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this is what I found in the opengl documentation:

void glGetVertexAttribfv(GLuint index,  GLenum pname,  GLfloat *params);

             params returns four
        values that represent the current value for the
        generic vertex attribute specified by index. Generic
        vertex attribute 0 is unique in that it has no
        current state, so an error will be generated if
        index is 0. The initial value
        for all other generic vertex attributes is
            glGetVertexAttribdv and glGetVertexAttribfv
            return the current attribute values as four single-precision floating-point values;
            glGetVertexAttribiv reads them as floating-point values and
            converts them to four integer values; glGetVertexAttribIiv and
            glGetVertexAttribIuiv read and return them as signed or unsigned
            integer values, respectively; glGetVertexAttribLdv reads and returns
            them as four double-precision floating-point values.

but my problem is, I have no idea what the current vertex is. How do I set the current vertex? Can I use this to test weather my attributes that I've sent to opengl contain correct data?

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Are you using desktop OpenGL or OpenGL ES? –  Nicol Bolas Jul 31 '13 at 5:25
I think you have some semantic confusion. There's no current "vertex" but a vertex-attribute state. So if written as an english sentence this would be "OpenGL, please get me the current state of a generic vertexattribute (one word, not two)." –  datenwolf Jul 31 '13 at 8:19
actually I am using Desktop OpenGl. But does it matter here? I was forced to add some tags, but failed in being more creative. @datenwolf no I am pretty shure my question is correct, because it is a question. Giving me an answer that tells me how the correct definition is, would be valid. –  Arne Jul 31 '13 at 10:59

1 Answer 1

up vote 2 down vote accepted

glGetVertexAttrib returns the value associated with a generic vertex attribute, which can be set with the glVertexAttrib function.

In more detail, there are two types of attributes available in OpenGL:

  1. those that are updated for each vertex from the enabled vertex arrays that are processed when a draw call (e.g., glDrawArrays) is executed.
  2. those that sort of act like shader uniforms, which are used to provide values for attributes that don't have an associated, enabled set vertex array.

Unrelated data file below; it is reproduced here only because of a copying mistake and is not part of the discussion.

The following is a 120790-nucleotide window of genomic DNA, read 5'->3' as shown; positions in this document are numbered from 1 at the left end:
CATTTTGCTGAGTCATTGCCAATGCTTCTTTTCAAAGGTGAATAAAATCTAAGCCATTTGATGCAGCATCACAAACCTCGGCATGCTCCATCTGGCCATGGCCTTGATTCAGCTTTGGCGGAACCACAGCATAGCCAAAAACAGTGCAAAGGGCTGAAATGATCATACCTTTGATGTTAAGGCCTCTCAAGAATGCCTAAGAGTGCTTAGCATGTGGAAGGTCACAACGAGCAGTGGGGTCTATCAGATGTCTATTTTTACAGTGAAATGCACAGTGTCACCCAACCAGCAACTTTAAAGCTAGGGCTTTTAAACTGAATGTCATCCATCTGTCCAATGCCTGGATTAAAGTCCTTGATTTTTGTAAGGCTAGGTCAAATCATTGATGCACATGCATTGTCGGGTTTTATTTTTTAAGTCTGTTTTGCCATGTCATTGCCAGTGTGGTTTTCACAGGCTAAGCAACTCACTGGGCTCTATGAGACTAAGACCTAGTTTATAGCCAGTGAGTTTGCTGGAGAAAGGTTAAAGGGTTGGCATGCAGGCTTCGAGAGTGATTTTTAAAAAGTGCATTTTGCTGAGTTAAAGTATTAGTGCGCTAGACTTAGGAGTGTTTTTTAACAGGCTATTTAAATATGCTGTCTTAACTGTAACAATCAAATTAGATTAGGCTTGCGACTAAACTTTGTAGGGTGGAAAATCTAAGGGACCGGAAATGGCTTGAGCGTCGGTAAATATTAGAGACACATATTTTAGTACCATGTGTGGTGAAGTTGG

For example, let's say you enable two arrays for use as vertex attributes using glVertexAttribPointer, and glEnableVertexAttribArray, and then you render by calling glDrawArrays( GL_POINTS, 0, NumPoints ). In this case, the bound vertex shader will be executed NumPoints times, each time a new value read from each of the two arrays.

However, if you only enabled on array (say, vertex array zero), you could set an attribute value for attribute one using of the glVertexAttrib functions. If you once again rendering by calling glDrawArrays( GL_POINTS, 0, NumPoints ), the vertex shader would again be executed NumPoints times, with attribute zero's values being update with values from the enabled vertex attribute array, but attribute one's values being "constant", and set to the value provided by glVertexAttrib.

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so this means I can always use a attribute instead of a uniform? So what makes the uniform special then? –  Arne Jul 31 '13 at 10:27
Uniforms are available across all shaders (i.e., vertex, tessellation control, tessellation evaluation, geometry, compute, and fragment) defined in a shader program. These attributes are only available in the vertex shader stage. –  radical7 Jul 31 '13 at 14:47
thanks. I also found out that uniforms are bound to the current active program, while vertex attribute arrays are bound to the vertex-array-object. Is a glVertexAttrib also bound to the VertexArrayObject? –  Arne Jul 31 '13 at 17:24

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